Keir Starmer says he wants to follow in Blair’s footsteps as he offers ‘contract’ with voters

Labour leader cites former PM alongside Attlee and Wilson but makes no mention of predecessor Jeremy Corbyn

Andrew Woodcock
Political Editor
Tuesday 04 January 2022 15:33
Starmer dismisses Johnson as ‘branch of entertainment industry’

Keir Starmer today said he would be happy to follow in the footsteps of Tony Blair as he set out his plans for Labour to offer voters a “contract with the British people” at the next general election.

The Labour leader said the party will offer a platform based on the principles of security, prosperity and respect at the election which he expects in May 2023.

In a speech in Birmingham designed to kickstart his bid to position Labour as the government-in-waiting, he said that he wanted to deliver an administration worthy of the British people, rather than treating politics as a “branch of the entertainment industry”, as he accused Boris Johnson of doing.

Starmer said he wanted to follow the examples of former Labour prime ministers Clement Attlee, Harold Wilson and Tony Blair as he attempts – in an echo of Blair’s “new Labour, new Britain” slogan – to “create a new Britain in the 21st century”.

But he notably made no mention of predecessor Jeremy Corbyn, saying he had name-checked the trio from Labour’s past because they were proven election winners.

Asked by The Independent whether he was seeking a clash with Corbyn followers, he replied: “I don’t apologise for mentioning Attlee, Wilson and Blair.

“The thing that unites those three very different prime ministers is that they all won, they introduced Labour governments that changed Britain for the better. And I want to be the fourth on that list, writing the next chapter of our history.”

Sir Keir rejected accusations that he has yet to spell out a clear picture of what Labour stands for under his leadership.

But he set out no new policies in today’s speech, with aides saying that they would be launched over the months leading up to Labour’s annual conference in September.

Instead, he said that Labour’s “contract” with voters would include:

• A “solemn agreement” to uphold standards of selflessness, integrity, objectivity, accountability, openness, honesty and leadership.

• A “basic right” for individuals to feel safe in their community, to know that the NHS is there for them when they need it and to have job security if they work hard.

• The opportunity to thrive, realise ambitions, gain skills and make a good life.

• The right to “live in places we care for and to have our lives and ambitions taken seriously”.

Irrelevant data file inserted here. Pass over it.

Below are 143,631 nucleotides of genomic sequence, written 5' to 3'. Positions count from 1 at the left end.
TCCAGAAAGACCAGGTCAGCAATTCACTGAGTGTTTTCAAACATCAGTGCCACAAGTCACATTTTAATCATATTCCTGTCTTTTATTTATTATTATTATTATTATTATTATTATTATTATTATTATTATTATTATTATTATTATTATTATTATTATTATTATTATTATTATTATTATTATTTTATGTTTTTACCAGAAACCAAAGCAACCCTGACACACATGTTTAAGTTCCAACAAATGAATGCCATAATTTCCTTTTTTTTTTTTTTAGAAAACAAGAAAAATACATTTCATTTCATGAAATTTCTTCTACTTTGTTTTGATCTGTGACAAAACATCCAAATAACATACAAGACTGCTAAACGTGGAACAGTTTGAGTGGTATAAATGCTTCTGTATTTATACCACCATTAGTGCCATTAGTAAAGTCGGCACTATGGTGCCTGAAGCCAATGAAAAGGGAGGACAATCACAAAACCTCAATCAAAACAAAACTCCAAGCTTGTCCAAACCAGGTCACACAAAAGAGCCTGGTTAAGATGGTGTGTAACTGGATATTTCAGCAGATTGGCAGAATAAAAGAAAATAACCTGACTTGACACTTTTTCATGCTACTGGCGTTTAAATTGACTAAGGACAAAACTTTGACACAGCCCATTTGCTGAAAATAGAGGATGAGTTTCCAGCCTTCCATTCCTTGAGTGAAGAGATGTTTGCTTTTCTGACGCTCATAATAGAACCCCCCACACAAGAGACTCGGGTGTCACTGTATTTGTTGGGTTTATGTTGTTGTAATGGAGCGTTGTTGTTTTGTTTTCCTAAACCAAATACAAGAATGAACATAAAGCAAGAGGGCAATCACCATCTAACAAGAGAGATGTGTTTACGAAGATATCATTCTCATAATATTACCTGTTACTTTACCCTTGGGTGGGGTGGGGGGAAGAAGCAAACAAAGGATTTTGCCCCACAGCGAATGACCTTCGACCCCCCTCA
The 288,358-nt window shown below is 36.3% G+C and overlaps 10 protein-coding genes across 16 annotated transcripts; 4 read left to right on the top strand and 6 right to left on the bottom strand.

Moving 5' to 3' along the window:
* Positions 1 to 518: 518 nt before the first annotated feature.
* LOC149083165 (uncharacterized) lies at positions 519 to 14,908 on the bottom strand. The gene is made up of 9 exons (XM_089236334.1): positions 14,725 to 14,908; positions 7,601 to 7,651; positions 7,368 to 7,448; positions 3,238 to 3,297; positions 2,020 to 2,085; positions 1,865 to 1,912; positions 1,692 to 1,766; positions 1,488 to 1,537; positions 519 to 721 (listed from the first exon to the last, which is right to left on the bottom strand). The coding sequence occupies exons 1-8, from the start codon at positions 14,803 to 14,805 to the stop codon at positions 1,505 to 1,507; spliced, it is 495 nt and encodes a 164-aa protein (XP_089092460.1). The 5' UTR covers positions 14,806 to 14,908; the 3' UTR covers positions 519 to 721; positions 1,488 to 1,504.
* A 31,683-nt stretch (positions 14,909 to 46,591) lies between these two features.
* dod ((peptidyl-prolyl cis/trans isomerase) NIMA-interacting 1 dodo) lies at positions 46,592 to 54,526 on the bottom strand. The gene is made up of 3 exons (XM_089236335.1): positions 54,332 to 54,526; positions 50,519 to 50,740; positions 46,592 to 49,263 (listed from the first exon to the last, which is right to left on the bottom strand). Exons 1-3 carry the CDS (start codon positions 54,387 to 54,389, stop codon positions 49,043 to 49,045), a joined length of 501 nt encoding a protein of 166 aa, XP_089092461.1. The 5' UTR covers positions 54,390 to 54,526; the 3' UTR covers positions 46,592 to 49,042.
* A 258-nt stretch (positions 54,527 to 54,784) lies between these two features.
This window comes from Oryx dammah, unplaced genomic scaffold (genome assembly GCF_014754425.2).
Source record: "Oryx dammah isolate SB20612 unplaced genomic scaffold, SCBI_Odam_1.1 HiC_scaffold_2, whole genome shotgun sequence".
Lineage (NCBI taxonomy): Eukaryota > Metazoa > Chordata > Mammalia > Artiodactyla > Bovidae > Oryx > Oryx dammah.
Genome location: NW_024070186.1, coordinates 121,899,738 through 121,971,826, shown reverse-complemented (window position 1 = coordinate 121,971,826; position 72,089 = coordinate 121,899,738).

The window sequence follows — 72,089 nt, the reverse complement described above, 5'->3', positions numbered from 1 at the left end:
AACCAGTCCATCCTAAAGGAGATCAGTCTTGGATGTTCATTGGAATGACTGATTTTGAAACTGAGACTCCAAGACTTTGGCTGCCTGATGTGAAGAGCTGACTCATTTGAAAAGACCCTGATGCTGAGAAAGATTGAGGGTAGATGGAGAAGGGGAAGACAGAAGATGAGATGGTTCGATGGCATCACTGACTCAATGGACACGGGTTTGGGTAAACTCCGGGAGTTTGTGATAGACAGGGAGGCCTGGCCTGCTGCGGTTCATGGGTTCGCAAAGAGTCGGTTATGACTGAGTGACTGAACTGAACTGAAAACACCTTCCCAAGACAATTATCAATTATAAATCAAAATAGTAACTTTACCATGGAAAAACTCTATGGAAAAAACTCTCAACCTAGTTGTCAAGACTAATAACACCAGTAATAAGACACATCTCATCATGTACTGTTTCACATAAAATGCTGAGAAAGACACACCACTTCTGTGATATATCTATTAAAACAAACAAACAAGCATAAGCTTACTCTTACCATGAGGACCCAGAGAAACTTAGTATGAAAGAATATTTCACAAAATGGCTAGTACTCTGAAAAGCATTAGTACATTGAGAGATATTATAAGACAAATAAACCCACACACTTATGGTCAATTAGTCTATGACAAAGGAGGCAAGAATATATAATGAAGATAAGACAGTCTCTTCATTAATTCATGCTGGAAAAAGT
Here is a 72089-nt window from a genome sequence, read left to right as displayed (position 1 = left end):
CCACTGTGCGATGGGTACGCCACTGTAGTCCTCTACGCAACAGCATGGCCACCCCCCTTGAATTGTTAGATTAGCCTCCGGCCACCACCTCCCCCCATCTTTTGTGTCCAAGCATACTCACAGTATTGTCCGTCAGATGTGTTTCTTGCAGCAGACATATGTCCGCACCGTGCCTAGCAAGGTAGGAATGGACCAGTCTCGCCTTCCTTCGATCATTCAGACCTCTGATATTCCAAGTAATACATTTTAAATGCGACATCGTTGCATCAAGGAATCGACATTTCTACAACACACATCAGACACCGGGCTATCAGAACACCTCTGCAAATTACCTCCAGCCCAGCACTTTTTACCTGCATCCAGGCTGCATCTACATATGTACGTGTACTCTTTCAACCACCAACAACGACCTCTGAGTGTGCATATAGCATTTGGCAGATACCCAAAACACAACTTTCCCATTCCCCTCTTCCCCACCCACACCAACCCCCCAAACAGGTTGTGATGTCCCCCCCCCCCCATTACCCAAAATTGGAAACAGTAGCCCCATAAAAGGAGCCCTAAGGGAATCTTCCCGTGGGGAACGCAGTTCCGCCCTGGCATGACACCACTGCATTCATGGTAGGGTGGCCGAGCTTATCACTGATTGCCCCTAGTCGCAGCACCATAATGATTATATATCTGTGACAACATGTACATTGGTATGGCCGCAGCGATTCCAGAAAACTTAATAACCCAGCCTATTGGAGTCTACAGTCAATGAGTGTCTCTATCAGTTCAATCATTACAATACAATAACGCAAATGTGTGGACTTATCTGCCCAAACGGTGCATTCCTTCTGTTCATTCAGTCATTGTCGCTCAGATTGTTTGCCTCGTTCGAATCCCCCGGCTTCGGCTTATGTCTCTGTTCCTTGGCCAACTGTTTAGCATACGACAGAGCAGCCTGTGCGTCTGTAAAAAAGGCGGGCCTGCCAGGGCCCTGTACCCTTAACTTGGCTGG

But he added: “Any successful contract is a two-way deal.

“You can expect access to high quality healthcare, but there will be zero tolerance for abuse towards NHS staff.

“You can expect the opportunity to acquire new skills but you will be expected to work hard and do your bit.

“You can expect better neighbourhood policing but you will be expected to behave like good neighbours in your own community too.”

Starmer said that Johnson’s Tory government had shown itself to be “incompetent” just as the UK plunges into a cost-of-living crisis. And he said ministers had behaved as if the Covid restrictions did not apply to them.

Promising to offer “straight leadership”, he added: “I am well aware that just because the Tories lose the public’s trust it doesn’t mean Labour simply inherits it.

“Trust has to be earned.”

Standing in front of a union flag, Sir Keir said that Labour had always been a “deeply patriotic” party which had established Nato and given the UK an independent nuclear deterrent.

“I don’t think you cease to be a patriot because you notice your country has flaws,” he said. “On the contrary, the reason we in this party want to correct those flaws is precisely because we are patriotic.”

He cited previous pledges to provide neighbourhood crime prevention teams, enhance workplace protections, create 100,000 new start-up businesses and invest £28bn in green jobs as examples of Labour’s direction under his leadership.

And he promised a long-term plan for the NHS to show how a Labour government would shift its emphasis from emergency care to prevention.

Taking aim at Johnson, Sir Keir said: “I don’t think politics is a branch of the entertainment industry. I think it’s the serious business of getting things done.

“But I’m afraid at the moment we are going backwards. We have a prime minister who thinks the rules apply to anyone but him. Just when trust in government has become a matter of life and death, for the prime minister it has become a matter of what he can get away with.”

He insisted that the shortcomings of the Conservative administration could not be resolved by a change of leader, arguing that they stem not from the PM’s personal flaws but “the flaws of a whole style of government, the flaws of an ideology, of a political party that has been in power too long”.

And he concluded: “I believe that the best still lies ahead for this country. But only if we have the courage to create a new Britain. A country in which you and your family get the security, prosperity and respect you deserve.

“My contract with the British people will set out how we can create that new Britain.”

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